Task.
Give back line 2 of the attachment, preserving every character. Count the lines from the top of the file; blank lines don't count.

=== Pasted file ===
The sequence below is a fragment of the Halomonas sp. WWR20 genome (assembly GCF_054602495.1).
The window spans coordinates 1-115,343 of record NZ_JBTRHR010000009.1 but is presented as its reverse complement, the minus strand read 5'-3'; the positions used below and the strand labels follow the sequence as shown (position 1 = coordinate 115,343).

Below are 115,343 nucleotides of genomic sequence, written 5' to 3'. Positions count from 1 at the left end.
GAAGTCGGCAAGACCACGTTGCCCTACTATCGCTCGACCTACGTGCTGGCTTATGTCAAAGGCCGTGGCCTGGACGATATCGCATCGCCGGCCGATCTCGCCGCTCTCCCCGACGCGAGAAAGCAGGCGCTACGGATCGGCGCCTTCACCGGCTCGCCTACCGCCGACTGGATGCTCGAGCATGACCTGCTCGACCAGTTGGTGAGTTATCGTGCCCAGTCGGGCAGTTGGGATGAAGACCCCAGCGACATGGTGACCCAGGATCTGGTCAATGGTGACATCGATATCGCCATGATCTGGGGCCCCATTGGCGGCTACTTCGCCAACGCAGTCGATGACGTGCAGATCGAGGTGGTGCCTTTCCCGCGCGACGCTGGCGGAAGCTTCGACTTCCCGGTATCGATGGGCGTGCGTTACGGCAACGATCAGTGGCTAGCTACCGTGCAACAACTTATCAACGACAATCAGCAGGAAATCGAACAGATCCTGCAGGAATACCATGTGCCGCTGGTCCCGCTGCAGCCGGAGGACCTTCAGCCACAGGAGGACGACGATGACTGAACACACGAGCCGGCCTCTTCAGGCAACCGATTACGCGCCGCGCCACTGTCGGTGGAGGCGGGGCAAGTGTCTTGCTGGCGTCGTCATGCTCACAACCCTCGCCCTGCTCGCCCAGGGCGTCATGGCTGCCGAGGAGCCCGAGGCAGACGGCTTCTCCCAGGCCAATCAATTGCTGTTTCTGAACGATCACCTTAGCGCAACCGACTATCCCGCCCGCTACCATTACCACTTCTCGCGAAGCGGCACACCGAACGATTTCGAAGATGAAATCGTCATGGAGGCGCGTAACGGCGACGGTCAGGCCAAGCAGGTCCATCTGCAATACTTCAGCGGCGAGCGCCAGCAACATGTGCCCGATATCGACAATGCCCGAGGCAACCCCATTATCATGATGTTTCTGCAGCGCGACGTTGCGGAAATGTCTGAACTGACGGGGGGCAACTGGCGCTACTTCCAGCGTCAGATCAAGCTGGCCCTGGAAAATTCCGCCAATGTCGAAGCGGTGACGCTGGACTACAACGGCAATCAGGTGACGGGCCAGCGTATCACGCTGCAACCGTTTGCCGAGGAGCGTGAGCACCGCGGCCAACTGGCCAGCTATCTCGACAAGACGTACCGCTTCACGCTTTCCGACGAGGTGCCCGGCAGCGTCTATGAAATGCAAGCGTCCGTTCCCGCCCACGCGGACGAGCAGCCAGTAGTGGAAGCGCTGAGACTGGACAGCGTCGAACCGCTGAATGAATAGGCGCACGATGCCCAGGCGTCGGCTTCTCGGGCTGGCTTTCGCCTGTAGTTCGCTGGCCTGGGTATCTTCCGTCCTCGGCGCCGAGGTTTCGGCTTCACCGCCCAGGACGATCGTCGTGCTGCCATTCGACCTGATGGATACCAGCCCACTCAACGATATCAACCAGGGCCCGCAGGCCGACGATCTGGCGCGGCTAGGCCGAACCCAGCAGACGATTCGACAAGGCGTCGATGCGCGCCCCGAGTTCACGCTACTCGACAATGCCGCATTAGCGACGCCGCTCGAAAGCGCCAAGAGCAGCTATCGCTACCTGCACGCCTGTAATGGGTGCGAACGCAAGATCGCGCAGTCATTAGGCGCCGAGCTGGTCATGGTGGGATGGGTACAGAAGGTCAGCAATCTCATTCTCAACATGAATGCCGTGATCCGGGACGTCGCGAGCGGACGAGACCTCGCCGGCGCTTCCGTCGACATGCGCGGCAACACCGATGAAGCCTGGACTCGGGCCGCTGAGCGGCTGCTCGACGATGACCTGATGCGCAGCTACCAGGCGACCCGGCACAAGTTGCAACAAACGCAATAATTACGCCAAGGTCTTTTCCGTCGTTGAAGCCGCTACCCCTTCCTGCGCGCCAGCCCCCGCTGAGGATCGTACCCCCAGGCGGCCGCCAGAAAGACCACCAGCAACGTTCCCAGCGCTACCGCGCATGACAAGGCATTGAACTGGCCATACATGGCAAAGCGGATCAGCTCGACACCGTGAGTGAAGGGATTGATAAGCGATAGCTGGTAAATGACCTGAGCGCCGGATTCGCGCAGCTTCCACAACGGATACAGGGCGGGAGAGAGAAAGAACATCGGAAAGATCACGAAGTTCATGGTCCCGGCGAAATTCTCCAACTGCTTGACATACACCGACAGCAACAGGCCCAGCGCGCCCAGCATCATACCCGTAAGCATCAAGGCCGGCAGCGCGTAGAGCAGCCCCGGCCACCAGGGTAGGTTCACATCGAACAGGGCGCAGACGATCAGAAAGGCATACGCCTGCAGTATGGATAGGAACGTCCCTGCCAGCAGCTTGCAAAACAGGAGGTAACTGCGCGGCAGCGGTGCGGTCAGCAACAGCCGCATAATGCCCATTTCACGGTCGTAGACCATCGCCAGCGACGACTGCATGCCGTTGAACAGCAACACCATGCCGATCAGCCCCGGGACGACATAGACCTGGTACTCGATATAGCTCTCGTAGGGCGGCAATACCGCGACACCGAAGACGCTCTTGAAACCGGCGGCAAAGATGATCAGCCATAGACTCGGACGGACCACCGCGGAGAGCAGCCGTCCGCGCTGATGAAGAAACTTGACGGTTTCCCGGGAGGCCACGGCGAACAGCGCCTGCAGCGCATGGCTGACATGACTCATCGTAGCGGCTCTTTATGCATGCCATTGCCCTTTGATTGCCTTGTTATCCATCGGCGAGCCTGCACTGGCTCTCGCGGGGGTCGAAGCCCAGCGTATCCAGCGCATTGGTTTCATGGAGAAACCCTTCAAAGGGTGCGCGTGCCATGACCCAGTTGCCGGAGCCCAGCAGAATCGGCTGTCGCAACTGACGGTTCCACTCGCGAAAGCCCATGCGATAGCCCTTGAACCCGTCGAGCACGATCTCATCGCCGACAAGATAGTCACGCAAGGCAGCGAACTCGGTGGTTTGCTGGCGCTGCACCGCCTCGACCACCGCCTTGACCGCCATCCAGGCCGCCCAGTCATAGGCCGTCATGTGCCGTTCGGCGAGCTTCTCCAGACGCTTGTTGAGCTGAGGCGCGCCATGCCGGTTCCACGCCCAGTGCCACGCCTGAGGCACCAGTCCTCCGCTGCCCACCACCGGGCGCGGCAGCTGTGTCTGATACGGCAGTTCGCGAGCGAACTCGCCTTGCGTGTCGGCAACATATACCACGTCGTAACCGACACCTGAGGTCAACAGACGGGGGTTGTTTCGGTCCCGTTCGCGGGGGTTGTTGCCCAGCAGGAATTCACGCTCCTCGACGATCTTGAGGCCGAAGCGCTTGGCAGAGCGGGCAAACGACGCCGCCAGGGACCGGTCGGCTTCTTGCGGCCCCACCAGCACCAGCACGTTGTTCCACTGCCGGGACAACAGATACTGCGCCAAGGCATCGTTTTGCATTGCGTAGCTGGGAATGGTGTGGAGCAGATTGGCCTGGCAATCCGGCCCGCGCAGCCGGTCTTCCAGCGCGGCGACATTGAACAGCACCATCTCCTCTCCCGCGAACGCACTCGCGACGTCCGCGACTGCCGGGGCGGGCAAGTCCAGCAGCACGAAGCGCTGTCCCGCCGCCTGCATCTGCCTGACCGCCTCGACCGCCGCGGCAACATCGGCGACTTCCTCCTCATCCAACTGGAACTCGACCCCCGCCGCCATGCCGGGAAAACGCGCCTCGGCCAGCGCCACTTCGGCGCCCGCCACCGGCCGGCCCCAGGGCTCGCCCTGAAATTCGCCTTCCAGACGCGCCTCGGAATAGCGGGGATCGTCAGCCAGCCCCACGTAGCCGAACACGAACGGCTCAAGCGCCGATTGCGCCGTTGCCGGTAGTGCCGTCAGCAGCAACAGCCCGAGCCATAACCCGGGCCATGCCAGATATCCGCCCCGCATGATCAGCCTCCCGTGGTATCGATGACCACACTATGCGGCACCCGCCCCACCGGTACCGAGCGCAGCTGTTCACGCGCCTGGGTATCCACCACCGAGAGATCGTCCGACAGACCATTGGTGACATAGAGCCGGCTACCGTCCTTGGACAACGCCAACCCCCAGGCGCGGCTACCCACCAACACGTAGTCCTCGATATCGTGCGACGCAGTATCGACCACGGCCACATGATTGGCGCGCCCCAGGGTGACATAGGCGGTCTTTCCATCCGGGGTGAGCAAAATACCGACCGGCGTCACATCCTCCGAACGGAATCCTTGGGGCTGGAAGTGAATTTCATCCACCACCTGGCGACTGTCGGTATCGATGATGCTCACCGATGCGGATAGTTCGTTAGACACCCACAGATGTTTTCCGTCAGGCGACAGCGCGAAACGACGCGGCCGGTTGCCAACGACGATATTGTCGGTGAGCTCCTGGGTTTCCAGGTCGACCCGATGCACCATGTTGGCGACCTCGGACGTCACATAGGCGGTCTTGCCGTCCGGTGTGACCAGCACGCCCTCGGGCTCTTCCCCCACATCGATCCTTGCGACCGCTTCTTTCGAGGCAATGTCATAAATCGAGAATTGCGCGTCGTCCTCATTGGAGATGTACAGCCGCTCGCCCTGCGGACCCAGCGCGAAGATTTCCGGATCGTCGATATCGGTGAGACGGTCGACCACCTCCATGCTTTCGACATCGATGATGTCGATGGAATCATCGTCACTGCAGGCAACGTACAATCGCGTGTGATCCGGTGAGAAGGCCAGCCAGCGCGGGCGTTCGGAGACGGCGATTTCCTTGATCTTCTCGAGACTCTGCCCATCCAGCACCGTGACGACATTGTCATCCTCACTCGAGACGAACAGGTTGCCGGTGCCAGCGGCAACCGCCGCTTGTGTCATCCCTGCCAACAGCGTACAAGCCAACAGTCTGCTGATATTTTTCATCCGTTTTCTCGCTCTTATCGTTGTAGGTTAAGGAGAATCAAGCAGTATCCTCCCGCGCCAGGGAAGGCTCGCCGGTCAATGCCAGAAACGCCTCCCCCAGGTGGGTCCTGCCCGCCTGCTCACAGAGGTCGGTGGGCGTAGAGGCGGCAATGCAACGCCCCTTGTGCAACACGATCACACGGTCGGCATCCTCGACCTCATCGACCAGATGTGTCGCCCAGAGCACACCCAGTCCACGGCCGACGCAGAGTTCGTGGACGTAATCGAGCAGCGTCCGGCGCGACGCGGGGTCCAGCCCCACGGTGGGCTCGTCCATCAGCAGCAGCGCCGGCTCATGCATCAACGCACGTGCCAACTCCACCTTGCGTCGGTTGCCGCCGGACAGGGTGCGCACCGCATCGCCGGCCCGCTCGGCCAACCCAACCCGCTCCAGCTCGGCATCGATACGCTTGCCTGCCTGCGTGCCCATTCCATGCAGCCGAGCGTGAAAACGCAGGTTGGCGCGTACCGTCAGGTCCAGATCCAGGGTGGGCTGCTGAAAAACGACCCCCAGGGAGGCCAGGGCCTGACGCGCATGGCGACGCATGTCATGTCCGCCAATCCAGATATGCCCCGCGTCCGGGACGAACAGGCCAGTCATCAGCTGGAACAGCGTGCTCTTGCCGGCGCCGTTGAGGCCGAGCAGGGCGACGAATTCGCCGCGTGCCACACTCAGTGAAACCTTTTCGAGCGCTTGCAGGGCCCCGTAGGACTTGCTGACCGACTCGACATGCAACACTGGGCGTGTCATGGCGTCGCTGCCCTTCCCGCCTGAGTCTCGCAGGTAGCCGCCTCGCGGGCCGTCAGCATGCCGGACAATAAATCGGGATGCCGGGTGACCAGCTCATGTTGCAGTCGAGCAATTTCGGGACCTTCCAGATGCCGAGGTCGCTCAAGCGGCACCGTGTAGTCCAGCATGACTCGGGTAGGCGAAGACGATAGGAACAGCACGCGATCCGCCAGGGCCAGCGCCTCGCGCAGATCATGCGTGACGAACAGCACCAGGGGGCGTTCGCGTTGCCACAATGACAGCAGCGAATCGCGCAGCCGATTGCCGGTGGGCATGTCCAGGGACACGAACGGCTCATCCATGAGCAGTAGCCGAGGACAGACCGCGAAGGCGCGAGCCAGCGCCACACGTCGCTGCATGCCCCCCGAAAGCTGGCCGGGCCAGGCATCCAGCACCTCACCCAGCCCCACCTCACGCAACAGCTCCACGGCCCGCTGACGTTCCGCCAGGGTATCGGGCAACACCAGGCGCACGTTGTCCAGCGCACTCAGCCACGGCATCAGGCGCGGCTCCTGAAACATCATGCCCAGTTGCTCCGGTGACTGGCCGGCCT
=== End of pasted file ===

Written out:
The window spans coordinates 1-115,343 of record NZ_JBTRHR010000009.1 but is presented as its reverse complement, the minus strand read 5'-3'; the positions used below and the strand labels follow the sequence as shown (position 1 = coordinate 115,343).